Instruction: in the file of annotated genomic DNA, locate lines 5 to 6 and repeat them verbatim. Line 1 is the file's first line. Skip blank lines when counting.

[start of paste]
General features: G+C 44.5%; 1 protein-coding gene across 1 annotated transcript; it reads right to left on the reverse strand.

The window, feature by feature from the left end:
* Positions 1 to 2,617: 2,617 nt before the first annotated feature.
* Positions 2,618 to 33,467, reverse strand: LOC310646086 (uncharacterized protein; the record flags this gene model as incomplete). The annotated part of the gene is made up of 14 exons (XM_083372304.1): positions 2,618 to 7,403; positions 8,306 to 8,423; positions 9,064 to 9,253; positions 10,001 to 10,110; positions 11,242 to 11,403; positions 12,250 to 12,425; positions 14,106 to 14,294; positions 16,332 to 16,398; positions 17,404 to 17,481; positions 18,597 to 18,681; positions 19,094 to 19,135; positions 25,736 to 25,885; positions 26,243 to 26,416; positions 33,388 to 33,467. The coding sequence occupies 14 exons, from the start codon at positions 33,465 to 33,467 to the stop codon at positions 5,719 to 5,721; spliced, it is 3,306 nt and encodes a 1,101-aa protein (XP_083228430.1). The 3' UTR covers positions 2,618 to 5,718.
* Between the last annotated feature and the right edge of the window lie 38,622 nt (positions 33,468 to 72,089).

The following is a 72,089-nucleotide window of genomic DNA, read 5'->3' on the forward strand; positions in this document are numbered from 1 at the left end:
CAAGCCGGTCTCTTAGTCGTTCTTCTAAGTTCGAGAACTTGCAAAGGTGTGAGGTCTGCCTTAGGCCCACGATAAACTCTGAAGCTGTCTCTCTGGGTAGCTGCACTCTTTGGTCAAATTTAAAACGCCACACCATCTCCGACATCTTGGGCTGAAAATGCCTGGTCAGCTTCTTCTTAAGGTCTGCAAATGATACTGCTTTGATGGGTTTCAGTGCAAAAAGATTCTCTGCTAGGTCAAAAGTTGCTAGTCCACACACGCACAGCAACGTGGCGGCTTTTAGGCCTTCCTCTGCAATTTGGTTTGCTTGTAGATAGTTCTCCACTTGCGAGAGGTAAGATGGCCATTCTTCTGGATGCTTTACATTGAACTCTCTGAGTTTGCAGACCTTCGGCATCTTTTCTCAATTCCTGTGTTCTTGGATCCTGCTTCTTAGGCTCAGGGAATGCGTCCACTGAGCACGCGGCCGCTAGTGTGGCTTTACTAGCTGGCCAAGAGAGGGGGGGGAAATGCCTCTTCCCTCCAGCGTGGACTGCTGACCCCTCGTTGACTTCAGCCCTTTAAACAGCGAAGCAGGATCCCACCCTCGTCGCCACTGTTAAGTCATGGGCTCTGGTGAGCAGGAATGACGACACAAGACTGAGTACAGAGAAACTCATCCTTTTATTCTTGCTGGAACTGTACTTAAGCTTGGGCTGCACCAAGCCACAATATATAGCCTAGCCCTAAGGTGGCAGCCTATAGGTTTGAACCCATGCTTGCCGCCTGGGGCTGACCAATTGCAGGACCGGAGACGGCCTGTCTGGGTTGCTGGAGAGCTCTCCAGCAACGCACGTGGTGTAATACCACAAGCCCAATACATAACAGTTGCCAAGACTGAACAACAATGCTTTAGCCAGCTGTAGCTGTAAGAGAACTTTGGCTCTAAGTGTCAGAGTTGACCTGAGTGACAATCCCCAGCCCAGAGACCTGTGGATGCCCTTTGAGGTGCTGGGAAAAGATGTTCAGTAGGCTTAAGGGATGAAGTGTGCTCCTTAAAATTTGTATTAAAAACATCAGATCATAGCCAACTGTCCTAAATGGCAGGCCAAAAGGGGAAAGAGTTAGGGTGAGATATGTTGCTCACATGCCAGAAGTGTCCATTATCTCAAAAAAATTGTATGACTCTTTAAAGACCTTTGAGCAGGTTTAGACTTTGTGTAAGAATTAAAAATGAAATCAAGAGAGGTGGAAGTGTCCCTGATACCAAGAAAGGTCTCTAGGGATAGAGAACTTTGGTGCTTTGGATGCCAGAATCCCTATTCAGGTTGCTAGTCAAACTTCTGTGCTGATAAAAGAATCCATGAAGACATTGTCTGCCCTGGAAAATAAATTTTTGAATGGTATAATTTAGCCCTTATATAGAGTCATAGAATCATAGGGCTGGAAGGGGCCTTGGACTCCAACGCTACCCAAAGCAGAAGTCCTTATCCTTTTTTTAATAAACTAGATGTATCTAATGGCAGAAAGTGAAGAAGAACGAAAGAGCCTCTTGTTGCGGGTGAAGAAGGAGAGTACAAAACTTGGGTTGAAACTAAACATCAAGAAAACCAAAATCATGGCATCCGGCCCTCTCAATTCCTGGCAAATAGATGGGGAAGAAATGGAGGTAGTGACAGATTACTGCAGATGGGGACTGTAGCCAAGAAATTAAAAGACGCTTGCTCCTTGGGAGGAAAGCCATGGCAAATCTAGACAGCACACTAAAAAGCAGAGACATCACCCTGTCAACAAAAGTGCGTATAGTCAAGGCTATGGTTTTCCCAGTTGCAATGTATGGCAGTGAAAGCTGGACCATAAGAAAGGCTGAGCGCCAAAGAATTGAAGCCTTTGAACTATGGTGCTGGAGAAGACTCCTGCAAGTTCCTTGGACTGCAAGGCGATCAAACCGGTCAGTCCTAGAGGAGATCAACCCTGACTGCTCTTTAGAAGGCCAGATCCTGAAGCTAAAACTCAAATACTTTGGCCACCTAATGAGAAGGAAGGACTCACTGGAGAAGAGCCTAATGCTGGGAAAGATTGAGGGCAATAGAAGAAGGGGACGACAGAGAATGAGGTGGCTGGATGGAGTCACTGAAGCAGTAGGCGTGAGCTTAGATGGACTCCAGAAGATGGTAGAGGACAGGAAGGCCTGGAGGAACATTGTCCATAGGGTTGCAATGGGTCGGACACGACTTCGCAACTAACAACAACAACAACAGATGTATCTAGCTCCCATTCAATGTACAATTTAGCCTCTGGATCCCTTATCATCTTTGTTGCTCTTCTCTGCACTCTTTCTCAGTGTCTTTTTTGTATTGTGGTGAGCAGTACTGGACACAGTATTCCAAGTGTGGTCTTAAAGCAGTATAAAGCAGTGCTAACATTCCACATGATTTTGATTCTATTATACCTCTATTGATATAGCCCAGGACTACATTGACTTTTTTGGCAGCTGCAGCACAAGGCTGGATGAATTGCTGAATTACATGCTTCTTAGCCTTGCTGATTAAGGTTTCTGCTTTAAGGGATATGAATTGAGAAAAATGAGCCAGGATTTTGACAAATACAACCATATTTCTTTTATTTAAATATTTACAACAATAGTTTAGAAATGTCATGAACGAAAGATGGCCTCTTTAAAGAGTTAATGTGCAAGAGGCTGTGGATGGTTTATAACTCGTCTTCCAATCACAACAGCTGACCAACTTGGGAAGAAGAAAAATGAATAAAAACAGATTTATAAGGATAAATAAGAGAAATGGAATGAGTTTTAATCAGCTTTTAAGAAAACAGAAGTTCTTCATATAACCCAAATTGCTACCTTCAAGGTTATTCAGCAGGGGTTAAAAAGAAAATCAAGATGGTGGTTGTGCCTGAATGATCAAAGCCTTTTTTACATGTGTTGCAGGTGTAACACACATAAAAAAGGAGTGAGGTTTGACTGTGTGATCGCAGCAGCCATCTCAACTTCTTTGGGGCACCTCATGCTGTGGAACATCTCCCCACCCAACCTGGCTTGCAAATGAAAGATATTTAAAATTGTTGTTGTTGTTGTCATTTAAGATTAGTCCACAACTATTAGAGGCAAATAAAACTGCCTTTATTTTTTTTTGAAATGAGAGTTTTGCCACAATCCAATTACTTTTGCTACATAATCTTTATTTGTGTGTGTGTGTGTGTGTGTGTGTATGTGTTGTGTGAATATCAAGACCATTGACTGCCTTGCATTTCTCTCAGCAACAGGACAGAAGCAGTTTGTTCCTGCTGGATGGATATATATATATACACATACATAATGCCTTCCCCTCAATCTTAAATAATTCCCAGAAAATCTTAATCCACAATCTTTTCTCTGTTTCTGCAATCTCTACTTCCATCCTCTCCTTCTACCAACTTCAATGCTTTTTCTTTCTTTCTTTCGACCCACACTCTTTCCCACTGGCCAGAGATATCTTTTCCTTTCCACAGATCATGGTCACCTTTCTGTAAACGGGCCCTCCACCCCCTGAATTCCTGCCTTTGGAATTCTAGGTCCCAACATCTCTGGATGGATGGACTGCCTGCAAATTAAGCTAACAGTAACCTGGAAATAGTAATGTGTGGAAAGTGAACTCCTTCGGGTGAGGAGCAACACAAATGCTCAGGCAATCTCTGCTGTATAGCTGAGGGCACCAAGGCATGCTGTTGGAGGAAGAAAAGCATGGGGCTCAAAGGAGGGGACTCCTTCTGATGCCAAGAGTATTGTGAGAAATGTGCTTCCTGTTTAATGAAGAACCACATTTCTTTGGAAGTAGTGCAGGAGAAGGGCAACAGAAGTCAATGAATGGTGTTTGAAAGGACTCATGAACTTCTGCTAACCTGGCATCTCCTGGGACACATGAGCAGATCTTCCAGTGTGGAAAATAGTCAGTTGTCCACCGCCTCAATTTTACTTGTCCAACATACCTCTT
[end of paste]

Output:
* Between the last annotated feature and the right edge of the window lie 38,622 nt (positions 33,468 to 72,089).

The following is a 72,089-nucleotide window of genomic DNA, read 5'->3' on the forward strand; positions in this document are numbered from 1 at the left end: